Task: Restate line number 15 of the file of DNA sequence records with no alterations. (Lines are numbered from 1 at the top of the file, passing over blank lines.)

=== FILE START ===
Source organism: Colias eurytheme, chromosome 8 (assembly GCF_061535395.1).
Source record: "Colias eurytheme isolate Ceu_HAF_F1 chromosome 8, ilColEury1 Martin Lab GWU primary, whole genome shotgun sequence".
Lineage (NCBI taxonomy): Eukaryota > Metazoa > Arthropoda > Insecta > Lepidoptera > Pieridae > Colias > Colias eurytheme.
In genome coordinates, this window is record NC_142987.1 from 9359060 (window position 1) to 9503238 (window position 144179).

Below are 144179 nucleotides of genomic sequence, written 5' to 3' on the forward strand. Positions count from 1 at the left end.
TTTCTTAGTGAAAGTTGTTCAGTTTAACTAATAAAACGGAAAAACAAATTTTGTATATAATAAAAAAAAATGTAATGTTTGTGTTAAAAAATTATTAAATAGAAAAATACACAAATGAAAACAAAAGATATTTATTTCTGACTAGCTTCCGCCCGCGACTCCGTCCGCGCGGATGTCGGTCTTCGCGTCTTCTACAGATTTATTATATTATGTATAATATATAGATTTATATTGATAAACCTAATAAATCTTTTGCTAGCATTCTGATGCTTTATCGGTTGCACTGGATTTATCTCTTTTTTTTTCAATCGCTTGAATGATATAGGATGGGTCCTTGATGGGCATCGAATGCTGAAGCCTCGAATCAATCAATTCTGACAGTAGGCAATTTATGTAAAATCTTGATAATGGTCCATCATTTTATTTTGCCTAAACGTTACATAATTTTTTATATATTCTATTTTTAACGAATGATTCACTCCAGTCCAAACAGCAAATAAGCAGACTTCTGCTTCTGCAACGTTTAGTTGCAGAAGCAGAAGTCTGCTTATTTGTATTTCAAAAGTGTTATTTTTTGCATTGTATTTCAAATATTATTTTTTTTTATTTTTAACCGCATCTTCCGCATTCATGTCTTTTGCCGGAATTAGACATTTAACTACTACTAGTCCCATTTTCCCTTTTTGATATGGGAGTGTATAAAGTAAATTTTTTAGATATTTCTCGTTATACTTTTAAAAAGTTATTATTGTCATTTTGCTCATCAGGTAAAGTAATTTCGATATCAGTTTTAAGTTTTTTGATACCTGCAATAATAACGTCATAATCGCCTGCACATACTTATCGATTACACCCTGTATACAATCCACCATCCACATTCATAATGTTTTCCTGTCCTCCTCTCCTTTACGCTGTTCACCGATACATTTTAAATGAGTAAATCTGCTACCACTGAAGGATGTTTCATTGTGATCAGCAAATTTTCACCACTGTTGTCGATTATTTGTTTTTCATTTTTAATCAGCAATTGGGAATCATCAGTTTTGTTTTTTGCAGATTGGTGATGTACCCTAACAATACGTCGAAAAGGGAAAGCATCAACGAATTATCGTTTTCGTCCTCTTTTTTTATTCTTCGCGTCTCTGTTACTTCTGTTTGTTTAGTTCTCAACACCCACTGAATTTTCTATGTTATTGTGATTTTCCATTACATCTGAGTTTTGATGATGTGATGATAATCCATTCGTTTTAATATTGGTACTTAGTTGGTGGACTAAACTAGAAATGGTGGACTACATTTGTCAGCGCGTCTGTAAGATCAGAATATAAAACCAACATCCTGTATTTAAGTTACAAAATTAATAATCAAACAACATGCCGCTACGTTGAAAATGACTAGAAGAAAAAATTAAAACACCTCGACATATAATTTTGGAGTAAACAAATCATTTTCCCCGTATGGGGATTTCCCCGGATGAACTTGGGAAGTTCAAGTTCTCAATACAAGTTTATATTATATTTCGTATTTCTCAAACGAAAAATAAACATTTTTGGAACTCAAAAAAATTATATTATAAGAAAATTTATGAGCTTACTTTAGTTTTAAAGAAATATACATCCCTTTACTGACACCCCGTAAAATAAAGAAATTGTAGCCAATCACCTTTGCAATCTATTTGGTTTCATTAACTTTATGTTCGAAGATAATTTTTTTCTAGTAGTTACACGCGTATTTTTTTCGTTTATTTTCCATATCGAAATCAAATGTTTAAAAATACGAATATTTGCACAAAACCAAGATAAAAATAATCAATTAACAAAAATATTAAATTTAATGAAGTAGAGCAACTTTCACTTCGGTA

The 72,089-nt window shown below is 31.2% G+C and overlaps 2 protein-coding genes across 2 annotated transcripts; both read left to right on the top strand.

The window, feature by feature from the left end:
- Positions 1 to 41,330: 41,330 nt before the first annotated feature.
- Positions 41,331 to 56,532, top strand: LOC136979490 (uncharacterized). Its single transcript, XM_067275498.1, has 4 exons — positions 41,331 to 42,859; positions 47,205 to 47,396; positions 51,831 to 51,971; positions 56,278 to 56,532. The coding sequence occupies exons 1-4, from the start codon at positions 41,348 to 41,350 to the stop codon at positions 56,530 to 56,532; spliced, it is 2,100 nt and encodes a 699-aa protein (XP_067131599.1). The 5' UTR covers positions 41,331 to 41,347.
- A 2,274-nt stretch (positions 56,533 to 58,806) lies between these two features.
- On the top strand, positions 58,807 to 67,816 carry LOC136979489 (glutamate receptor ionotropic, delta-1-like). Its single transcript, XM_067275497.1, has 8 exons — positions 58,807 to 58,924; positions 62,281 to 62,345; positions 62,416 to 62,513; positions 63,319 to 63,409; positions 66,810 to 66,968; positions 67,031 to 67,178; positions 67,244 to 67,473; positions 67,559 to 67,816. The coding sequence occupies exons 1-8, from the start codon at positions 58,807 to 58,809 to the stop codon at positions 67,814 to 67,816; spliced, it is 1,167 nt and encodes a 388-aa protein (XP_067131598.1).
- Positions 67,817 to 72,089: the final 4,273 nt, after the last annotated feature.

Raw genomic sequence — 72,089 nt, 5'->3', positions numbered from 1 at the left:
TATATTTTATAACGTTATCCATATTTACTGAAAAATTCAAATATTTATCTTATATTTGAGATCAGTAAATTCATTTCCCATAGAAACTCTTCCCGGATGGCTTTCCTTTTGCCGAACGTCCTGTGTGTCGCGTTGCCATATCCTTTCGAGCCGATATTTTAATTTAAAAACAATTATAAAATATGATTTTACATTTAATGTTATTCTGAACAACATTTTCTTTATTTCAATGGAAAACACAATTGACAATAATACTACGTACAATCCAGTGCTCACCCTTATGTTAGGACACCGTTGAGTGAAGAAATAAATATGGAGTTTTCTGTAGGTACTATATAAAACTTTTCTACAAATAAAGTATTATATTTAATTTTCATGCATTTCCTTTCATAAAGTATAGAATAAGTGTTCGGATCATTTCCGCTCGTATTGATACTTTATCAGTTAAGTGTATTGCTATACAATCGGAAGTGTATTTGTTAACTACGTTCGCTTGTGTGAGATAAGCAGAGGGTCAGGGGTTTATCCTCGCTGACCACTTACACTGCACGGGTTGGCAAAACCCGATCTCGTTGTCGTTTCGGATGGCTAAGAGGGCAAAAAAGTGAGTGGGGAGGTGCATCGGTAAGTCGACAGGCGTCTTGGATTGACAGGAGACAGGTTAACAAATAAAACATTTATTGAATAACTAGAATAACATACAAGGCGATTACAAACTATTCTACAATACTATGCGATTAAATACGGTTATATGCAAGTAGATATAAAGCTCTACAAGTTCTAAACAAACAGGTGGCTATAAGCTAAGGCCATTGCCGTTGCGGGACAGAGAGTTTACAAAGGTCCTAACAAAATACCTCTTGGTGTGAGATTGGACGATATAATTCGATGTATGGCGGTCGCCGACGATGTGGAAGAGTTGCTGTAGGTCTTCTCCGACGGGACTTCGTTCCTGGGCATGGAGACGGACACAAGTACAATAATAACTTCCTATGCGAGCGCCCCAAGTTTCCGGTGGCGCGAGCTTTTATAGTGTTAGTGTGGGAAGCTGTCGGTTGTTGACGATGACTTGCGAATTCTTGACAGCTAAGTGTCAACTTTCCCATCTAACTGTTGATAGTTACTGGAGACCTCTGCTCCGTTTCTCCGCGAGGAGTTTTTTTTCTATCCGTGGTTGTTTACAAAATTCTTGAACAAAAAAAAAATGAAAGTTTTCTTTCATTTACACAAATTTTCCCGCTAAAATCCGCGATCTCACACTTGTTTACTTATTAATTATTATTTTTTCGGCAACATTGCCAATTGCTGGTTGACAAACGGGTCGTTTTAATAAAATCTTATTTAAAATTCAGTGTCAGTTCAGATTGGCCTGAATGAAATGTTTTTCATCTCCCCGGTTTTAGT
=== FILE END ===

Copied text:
TATATTTTATAACGTTATCCATATTTACTGAAAAATTCAAATATTTATCTTATATTTGAGATCAGTAAATTCATTTCCCATAGAAACTCTTCCCGGATGGCTTTCCTTTTGCCGAACGTCCTGTGTGTCGCGTTGCCATATCCTTTCGAGCCGATATTTTAATTTAAAAACAATTATAAAATATGATTTTACATTTAATGTTATTCTGAACAACATTTTCTTTATTTCAATGGAAAACACAATTGACAATAATACTACGTACAATCCAGTGCTCACCCTTATGTTAGGACACCGTTGAGTGAAGAAATAAATATGGAGTTTTCTGTAGGTACTATATAAAACTTTTCTACAAATAAAGTATTATATTTAATTTTCATGCATTTCCTTTCATAAAGTATAGAATAAGTGTTCGGATCATTTCCGCTCGTATTGATACTTTATCAGTTAAGTGTATTGCTATACAATCGGAAGTGTATTTGTTAACTACGTTCGCTTGTGTGAGATAAGCAGAGGGTCAGGGGTTTATCCTCGCTGACCACTTACACTGCACGGGTTGGCAAAACCCGATCTCGTTGTCGTTTCGGATGGCTAAGAGGGCAAAAAAGTGAGTGGGGAGGTGCATCGGTAAGTCGACAGGCGTCTTGGATTGACAGGAGACAGGTTAACAAATAAAACATTTATTGAATAACTAGAATAACATACAAGGCGATTACAAACTATTCTACAATACTATGCGATTAAATACGGTTATATGCAAGTAGATATAAAGCTCTACAAGTTCTAAACAAACAGGTGGCTATAAGCTAAGGCCATTGCCGTTGCGGGACAGAGAGTTTACAAAGGTCCTAACAAAATACCTCTTGGTGTGAGATTGGACGATATAATTCGATGTATGGCGGTCGCCGACGATGTGGAAGAGTTGCTGTAGGTCTTCTCCGACGGGACTTCGTTCCTGGGCATGGAGACGGACACAAGTACAATAATAACTTCCTATGCGAGCGCCCCAAGTTTCCGGTGGCGCGAGCTTTTATAGTGTTAGTGTGGGAAGCTGTCGGTTGTTGACGATGACTTGCGAATTCTTGACAGCTAAGTGTCAACTTTCCCATCTAACTGTTGATAGTTACTGGAGACCTCTGCTCCGTTTCTCCGCGAGGAGTTTTTTTTCTATCCGTGGTTGTTTACAAAATTCTTGAACAAAAAAAAAATGAAAGTTTTCTTTCATTTACACAAATTTTCCCGCTAAAATCCGCGATCTCACACTTGTTTACTTATTAATTATTATTTTTTCGGCAACATTGCCAATTGCTGGTTGACAAACGGGTCGTTTTAATAAAATCTTATTTAAAATTCAGTGTCAGTTCAGATTGGCCTGAATGAAATGTTTTTCATCTCCCCGGTTTTAGT